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tv   Key Capitol Hill Hearings  CSPAN  August 18, 2015 1:00pm-3:01pm EDT

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if you do get the nomination, i would be so proud to have you be the first presidential candidate that ivo four. ms. fiorina: you can help frien, just exactly. you can help me. >> very excited. carly fiorina: thank you. i'm going to give you guys this. there we go. thank you so much for coming to iowa. carly fiorina: what's your name? >> henry. carly fiorina: that's a good name. what's your favorite thing about the fair? the ride, the foods? >> under no.
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-- i don't know. carly fiorina: i'm not going on the scary rides. >> this is my daughter. [indiscernible] we play christian music and served home food. we follow your campaign aggressively. carly fiorina: i'm going to come visit. >> this is my other daughter. side?stand on the carly fiorina: it's your picture. there you go. >> these are some friends of mine. carly fiorina: my pleasure. [indiscernible] >> 1, 2, 3. carly fiorina: a little dark,
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but i think it will work. >> and with the wall street journal. quick question. carly fiorina: you want to picture? here we go. another one. [laughter] >> i'm with the wall street journal. my asked scott walker if you had a response to donald trump's position on immigration. he declined to comment. do you want to comment? minutes inouple of this meet and greet with prisoners of candidate carly fiorina. we leave this to go to the national press club in washington, with new orleans mayor mitch landrieu, talking about the 10th anniversary of hurricane katrina, he is being introduced now by prescott president john hughes.
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john: hurricane katrina was the costliest natural disaster in history of united states. it forced the evacuation of nearly 90% of the residents of new orleans. them lost their lives. 15 feet of water covered many neighborhoods. five years later, the city's recovery was steady, but slow. thousands of houses were vacant or uninhabitable. the pre-katrina economy had yet to reappear. that is what our speaker stepped up. he was louisiana's lieutenant governor at that time. he said he wanted to take over the recovery effort, as the city's next mayor. this was a job that his father had held in the 1970's. was electedandrieu in 2010, he became the first white mayor of a black authority
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city in the united states. since his father held office. acrossyed broad support racial and demographic lines. when he was reelected in 2014, he nearly matched the 66% winning percentage he had posted four years earlier. now, as we near the 10th anniversary of katrina, data on tourism and the economy show new orleans, in many respects, is a strong as it was. a recent poll from the kaiser family foundation and national public radio found that many residents feel the city has made significant headway. at the same time, the poll exposed deep racial disparities in the recovery. it also showed concern that the rich cultural gumbo that makes the city special is changing. where do we go from here?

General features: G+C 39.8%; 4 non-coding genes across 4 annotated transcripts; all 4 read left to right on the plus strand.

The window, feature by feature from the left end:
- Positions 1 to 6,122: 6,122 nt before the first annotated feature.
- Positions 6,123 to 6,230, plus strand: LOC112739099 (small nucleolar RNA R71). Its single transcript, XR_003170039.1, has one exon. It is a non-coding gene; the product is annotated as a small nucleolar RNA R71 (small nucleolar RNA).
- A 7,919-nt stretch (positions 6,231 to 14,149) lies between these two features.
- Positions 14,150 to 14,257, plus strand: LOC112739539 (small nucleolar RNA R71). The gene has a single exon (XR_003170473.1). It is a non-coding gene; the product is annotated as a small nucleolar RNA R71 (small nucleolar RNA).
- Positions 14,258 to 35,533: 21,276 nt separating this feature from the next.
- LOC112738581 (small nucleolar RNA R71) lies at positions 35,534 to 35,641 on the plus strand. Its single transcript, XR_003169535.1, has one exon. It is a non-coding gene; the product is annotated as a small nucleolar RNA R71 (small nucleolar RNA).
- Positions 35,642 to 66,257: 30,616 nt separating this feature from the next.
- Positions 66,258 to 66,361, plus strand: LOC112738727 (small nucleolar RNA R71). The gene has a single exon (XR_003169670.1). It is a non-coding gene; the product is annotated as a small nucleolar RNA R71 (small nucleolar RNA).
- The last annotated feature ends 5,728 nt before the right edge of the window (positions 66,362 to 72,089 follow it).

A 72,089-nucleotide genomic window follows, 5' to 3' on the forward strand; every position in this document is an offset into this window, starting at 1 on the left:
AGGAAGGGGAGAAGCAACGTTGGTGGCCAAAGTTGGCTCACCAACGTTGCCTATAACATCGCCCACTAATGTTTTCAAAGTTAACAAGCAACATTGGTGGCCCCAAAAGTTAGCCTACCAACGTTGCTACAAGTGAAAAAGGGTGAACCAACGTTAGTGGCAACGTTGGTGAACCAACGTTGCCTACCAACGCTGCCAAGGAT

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let's leave it for the speaker to tell us. ladies and gentlemen, please give a warm national press club welcome to new orleans mayor mitch landrieu. [applause] thank you, to: the folks that are in the room. thank you to the head table. thank you so much for having me. 10 years ago, hurricane katrina hit the gulf coast. in the blink of an eye, everything changed. american citizens, 1800 of my brothers and sisters were killed. one million were displaced, one million homes were damaged. 250,000 were destroyed. communities were torn apart. and scattered to the wind. in new orleans, the levees broke. man-made failure of epic proportions. that resulted in floodwaters surging over the rooftops of a great american city.
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80% of the city was under water. $150 billion in damages. in a moment, everything was gone. homes, roads, schools, hospitals. police and fire stations, -- our stores, parks lives as we knew them were gone. as the floodwaters swallowed our neighborhoods, it became a life or death struggle for thousands, who are still stuck in the cities. seared in ourare souls forever. the rushing flood, pulling people under. survivors trapped for days with little or no help her in hundreds on the rooftops, people trying to keep their heads above water. the blazing louisiana son. american citizens crowded in front of the superdome in held masses at the convention center. more stranded in the port of st. bernard. floating, bloated bodies.
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on the streets of america. our nation sat, john dropped, gaping at the images. dropped, gaping at the images. considering an entire city could be gone, and wondering how this happened in our beloved country. in the midst of all of this death and all of this destruction, something else happened. the sun came up. in the hours, days, and weeks that followed, another flood came in. this time, it was a torrent of people. louisiana state department of wildlife and fisheries agents and the u.s. coast guard, with our friends and neighbors pulling thousands of people out of the water. at their side, the cajun armada, a small navy of private vessels from all across coastal louisiana, recreational boaters of all kinds, saving lives on the flooded streets of new orleans. backing them up, a whole legion of people coming literally from everywhere.